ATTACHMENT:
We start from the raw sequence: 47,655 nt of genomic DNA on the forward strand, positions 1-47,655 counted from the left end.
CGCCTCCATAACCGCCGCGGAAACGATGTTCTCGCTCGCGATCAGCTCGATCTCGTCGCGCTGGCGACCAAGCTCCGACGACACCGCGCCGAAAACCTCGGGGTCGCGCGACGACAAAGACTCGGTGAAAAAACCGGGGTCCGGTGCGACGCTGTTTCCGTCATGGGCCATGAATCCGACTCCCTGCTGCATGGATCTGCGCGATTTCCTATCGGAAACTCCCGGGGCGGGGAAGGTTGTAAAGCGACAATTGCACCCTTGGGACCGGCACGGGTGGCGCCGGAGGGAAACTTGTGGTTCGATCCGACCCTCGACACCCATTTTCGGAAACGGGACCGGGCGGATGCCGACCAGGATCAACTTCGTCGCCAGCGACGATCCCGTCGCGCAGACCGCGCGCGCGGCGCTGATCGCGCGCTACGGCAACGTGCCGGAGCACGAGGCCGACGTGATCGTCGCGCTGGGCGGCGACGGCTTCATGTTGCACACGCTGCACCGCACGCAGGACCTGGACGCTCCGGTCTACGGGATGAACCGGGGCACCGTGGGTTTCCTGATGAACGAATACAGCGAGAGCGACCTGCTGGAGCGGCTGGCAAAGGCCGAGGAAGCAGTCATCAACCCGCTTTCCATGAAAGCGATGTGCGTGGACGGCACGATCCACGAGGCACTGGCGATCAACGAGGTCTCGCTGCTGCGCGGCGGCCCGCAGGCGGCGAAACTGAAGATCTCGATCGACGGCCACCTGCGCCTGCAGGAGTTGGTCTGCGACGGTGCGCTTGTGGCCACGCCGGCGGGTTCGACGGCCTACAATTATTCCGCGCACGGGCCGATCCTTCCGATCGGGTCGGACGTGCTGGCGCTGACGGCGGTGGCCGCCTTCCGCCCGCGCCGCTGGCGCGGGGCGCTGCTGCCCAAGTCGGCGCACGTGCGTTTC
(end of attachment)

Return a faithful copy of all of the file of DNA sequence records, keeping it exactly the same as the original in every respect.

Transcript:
We start from the raw sequence: 47,655 nt of genomic DNA on the forward strand, positions 1-47,655 counted from the left end.
CGCCTCCATAACCGCCGCGGAAACGATGTTCTCGCTCGCGATCAGCTCGATCTCGTCGCGCTGGCGACCAAGCTCCGACGACACCGCGCCGAAAACCTCGGGGTCGCGCGACGACAAAGACTCGGTGAAAAAACCGGGGTCCGGTGCGACGCTGTTTCCGTCATGGGCCATGAATCCGACTCCCTGCTGCATGGATCTGCGCGATTTCCTATCGGAAACTCCCGGGGCGGGGAAGGTTGTAAAGCGACAATTGCACCCTTGGGACCGGCACGGGTGGCGCCGGAGGGAAACTTGTGGTTCGATCCGACCCTCGACACCCATTTTCGGAAACGGGACCGGGCGGATGCCGACCAGGATCAACTTCGTCGCCAGCGACGATCCCGTCGCGCAGACCGCGCGCGCGGCGCTGATCGCGCGCTACGGCAACGTGCCGGAGCACGAGGCCGACGTGATCGTCGCGCTGGGCGGCGACGGCTTCATGTTGCACACGCTGCACCGCACGCAGGACCTGGACGCTCCGGTCTACGGGATGAACCGGGGCACCGTGGGTTTCCTGATGAACGAATACAGCGAGAGCGACCTGCTGGAGCGGCTGGCAAAGGCCGAGGAAGCAGTCATCAACCCGCTTTCCATGAAAGCGATGTGCGTGGACGGCACGATCCACGAGGCACTGGCGATCAACGAGGTCTCGCTGCTGCGCGGCGGCCCGCAGGCGGCGAAACTGAAGATCTCGATCGACGGCCACCTGCGCCTGCAGGAGTTGGTCTGCGACGGTGCGCTTGTGGCCACGCCGGCGGGTTCGACGGCCTACAATTATTCCGCGCACGGGCCGATCCTTCCGATCGGGTCGGACGTGCTGGCGCTGACGGCGGTGGCCGCCTTCCGCCCGCGCCGCTGGCGCGGGGCGCTGCTGCCCAAGTCGGCGCACGTGCGTTTC